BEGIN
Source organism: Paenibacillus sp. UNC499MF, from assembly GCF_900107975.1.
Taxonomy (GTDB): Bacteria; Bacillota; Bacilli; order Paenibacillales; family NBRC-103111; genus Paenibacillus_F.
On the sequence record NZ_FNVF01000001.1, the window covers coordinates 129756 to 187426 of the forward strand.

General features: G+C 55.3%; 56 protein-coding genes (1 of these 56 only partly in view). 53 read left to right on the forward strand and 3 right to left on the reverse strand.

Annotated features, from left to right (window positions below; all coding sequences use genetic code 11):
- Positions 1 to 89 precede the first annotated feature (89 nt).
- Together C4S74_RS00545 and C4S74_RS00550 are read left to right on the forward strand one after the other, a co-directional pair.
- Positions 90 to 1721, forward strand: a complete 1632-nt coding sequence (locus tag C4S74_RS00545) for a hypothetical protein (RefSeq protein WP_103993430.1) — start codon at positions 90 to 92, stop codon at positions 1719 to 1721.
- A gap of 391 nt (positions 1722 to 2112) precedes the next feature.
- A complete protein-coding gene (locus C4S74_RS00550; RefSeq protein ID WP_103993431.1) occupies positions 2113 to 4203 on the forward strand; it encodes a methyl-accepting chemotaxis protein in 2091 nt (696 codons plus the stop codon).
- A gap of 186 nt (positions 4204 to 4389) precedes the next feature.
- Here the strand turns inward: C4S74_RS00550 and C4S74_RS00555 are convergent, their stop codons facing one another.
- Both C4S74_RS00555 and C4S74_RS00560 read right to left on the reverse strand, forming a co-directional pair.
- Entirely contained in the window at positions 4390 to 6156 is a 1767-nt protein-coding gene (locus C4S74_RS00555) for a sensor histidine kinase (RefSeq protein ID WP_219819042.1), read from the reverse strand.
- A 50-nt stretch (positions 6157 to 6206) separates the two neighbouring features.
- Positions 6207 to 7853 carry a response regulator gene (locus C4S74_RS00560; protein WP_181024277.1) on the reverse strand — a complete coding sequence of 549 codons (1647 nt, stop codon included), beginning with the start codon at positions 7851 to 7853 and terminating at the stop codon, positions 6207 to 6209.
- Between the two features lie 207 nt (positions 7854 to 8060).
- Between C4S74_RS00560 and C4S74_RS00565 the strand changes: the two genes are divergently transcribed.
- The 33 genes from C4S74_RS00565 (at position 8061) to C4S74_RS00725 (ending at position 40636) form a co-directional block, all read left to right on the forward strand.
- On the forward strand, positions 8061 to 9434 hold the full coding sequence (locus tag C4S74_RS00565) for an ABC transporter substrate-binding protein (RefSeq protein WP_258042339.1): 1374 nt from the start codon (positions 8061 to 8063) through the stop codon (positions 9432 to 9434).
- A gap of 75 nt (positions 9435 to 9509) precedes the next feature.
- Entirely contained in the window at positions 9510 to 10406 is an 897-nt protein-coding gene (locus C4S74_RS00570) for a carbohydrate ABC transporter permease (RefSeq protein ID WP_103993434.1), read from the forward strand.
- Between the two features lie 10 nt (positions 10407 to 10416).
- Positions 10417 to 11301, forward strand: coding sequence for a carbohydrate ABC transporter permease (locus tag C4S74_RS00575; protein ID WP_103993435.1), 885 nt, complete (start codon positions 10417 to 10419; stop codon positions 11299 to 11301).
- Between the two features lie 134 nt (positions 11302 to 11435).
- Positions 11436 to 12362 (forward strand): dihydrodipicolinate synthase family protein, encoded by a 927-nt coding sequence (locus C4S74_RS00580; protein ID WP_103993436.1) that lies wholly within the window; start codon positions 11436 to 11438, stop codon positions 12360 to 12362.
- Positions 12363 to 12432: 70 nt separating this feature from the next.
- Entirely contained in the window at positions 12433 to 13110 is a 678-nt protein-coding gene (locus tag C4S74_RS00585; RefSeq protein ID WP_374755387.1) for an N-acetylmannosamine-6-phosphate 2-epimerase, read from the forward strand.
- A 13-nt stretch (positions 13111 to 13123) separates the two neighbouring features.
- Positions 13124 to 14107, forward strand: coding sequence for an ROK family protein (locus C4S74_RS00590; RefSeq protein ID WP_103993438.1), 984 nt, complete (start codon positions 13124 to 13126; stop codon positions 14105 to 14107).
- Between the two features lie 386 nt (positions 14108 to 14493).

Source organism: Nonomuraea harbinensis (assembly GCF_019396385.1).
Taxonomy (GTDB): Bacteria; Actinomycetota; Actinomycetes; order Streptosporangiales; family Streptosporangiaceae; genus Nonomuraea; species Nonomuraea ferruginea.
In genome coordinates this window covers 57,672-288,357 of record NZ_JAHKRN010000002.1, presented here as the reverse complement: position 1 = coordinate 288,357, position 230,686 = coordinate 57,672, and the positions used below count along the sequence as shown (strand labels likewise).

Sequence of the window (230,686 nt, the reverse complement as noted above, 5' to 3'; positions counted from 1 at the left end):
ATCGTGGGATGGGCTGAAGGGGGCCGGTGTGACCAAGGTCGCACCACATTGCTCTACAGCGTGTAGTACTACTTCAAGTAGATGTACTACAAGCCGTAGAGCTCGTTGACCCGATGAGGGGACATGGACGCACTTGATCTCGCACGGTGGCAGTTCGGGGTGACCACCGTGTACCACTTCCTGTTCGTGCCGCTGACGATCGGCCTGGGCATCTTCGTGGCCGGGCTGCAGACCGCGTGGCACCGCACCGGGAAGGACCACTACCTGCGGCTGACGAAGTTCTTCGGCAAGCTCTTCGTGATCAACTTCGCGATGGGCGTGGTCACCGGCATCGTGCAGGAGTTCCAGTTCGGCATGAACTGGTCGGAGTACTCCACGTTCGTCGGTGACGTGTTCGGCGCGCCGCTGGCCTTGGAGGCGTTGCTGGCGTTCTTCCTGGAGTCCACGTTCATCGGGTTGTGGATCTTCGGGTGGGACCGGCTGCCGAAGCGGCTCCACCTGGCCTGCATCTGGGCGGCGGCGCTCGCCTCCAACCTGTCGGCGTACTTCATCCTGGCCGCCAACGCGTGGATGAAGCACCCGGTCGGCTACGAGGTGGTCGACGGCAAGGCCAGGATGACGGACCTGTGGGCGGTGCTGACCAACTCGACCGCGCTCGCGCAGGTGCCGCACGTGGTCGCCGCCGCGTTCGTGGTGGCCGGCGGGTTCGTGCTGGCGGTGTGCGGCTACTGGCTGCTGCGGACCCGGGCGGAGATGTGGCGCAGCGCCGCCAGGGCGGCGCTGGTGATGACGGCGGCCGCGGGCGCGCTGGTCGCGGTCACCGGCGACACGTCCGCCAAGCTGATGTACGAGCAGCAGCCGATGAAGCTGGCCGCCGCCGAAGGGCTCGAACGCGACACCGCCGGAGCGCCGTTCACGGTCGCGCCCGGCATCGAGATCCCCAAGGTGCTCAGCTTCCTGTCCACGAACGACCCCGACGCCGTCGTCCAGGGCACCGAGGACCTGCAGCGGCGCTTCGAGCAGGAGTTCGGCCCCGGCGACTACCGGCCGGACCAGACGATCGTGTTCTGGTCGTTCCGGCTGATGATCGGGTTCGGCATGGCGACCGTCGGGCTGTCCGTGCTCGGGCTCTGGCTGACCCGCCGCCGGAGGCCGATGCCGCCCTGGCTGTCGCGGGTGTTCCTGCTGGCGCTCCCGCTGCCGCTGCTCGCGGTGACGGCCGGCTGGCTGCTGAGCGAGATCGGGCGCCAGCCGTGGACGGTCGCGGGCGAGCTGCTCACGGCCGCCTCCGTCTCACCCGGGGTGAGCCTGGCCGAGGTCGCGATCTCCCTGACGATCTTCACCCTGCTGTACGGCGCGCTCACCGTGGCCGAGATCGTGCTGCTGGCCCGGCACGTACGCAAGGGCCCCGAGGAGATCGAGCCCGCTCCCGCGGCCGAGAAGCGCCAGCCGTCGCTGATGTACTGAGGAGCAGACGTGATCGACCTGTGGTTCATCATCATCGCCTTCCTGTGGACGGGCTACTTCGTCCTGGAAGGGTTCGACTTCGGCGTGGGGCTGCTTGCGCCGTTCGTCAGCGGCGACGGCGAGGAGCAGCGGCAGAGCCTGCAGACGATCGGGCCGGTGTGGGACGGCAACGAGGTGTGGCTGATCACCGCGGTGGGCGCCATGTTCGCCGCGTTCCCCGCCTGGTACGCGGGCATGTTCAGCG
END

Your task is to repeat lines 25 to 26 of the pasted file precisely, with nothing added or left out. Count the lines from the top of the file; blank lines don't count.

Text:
- Between the two features lie 134 nt (positions 11302 to 11435).
- Positions 11436 to 12362 (forward strand): dihydrodipicolinate synthase family protein, encoded by a 927-nt coding sequence (locus C4S74_RS00580; protein ID WP_103993436.1) that lies wholly within the window; start codon positions 11436 to 11438, stop codon positions 12360 to 12362.